I come from the South. I am a tried and true Southerner. I bleed Carolina Blue. I grew up hearing stories of the Late Unpleasantness, also known as the Confederate War or the War Between the States. I was raised with manners and hospitality, and I know how to be rude to someone while still being polite about it. Most of the fiction I write is set in the South.
I am not uneducated, and I have never eaten dirt because I was hungry. It is a stereotype of the poor white man that does not need to continue. I do not have any idea why the elected leaders want North Carolina to remain in poverty and without education. But then again, who stands up for the hillbilly when all is said and done? No one wants to lose a source of derision and ridicule. We can’t do that.
Half of the state’s budget goes to education, and many of the programs that are bringing North Carolina OUT of the lowest rankings for education and literacy are funded by temporary taxes. 22 percent of all North Carolinians have difficulty with reading or writing that seriously affect their daily lives. Another million and a half could benefit from further reading or writing instruction, even though their everyday tasks are accomplished fairly well.
In Guilford County alone, approximately ten percent of college-aged constituents, aged 18-25, have a 9th grade reading level. Ironically, this is the same county that houses UNC Greensboro, which used to be called The Teacher’s College.
In most states, the budgets cuts are hitting education the hardest. North Carolina is no exception, despite Republican promises: “When Republicans ran last fall, we made three basic promises,” Senate Majority Leader Phil Berger said at a recent news conference. “One, we were not going to allow temporary taxes to be extended. Two, we would reduce spending, and three, that we would protect the classroom.”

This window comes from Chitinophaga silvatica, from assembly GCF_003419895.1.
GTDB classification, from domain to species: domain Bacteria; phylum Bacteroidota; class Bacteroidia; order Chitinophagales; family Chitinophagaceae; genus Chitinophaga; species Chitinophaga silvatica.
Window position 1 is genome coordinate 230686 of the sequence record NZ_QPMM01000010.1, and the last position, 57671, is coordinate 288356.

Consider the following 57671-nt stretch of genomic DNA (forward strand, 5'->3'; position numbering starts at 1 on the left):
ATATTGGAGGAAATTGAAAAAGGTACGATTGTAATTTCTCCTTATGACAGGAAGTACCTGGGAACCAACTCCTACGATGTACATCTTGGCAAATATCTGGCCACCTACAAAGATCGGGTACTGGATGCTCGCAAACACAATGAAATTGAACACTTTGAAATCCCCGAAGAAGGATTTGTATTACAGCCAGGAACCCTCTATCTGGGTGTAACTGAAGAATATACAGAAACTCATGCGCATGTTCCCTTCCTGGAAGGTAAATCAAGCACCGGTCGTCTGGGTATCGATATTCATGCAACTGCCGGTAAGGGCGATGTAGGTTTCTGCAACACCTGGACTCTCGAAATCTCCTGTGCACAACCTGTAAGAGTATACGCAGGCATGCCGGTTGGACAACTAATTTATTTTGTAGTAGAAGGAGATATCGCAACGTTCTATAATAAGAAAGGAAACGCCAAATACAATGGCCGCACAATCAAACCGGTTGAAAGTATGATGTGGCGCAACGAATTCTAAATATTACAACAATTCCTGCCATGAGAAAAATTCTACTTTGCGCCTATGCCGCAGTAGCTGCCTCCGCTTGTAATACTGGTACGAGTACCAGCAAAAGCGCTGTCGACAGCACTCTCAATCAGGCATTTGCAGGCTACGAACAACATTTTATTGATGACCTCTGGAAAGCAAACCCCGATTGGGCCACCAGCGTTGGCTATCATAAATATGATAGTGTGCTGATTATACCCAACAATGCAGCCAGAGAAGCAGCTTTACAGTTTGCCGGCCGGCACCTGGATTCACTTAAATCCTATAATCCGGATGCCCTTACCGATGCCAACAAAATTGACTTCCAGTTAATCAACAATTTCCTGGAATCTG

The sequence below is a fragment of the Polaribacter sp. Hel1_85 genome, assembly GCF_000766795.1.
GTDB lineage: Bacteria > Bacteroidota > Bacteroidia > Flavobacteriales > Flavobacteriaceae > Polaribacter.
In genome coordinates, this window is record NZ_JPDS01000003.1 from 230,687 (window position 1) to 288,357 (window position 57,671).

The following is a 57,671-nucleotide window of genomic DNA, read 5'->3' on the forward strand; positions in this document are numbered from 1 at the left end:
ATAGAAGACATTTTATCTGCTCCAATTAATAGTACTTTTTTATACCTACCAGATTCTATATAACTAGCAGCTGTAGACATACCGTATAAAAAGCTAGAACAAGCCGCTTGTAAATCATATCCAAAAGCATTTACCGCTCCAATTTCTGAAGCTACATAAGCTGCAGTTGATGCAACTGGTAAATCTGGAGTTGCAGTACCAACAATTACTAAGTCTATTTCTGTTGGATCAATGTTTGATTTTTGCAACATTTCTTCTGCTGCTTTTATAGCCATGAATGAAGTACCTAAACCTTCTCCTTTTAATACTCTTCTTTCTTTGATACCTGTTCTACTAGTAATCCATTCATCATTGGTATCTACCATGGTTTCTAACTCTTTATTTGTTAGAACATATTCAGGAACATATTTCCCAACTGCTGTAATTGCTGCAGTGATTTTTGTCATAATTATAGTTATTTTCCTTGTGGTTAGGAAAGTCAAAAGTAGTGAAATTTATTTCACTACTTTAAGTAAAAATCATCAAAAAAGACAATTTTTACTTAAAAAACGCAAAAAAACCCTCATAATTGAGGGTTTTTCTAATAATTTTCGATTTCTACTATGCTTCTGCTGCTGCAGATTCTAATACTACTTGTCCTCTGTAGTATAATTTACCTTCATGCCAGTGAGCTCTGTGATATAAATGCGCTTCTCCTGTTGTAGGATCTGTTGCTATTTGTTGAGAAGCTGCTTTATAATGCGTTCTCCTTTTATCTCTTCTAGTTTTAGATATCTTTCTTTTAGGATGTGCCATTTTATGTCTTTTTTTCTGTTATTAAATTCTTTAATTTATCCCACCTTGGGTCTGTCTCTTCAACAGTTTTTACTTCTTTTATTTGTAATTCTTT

Okay, so, one and two are being met, but the third has been traded for one and two.
When asked about this, Berger’s reply was, “Nonsense. I looked outside this morning, and the sky was not falling. This is a responsible, reasonable budget to move North Carolina forward,” he says.
I am not exactly sure how Mr. Berger thinks that creating a generation of illiterate ignorance is forward thinking, and I am not exactly sure why he thinks that not keeping the taxes in place is a good idea. Were these taxes to remain, so too would programs aiding in adult literacy, preschool programs similar to California’s groundbreaking First Five and finally, perhaps most importantly, the North Carolina Center For the Advancement of Teaching. There is data in place to remark upon the importance and the effectiveness of all three types of programs.
What am I missing? Is it better to reduce taxes and have illiterate voters? Or is it better to realize that the tradeoff of keeping a popular promise just isn’t what is best for the State?
Photo credit: barbourians via flickr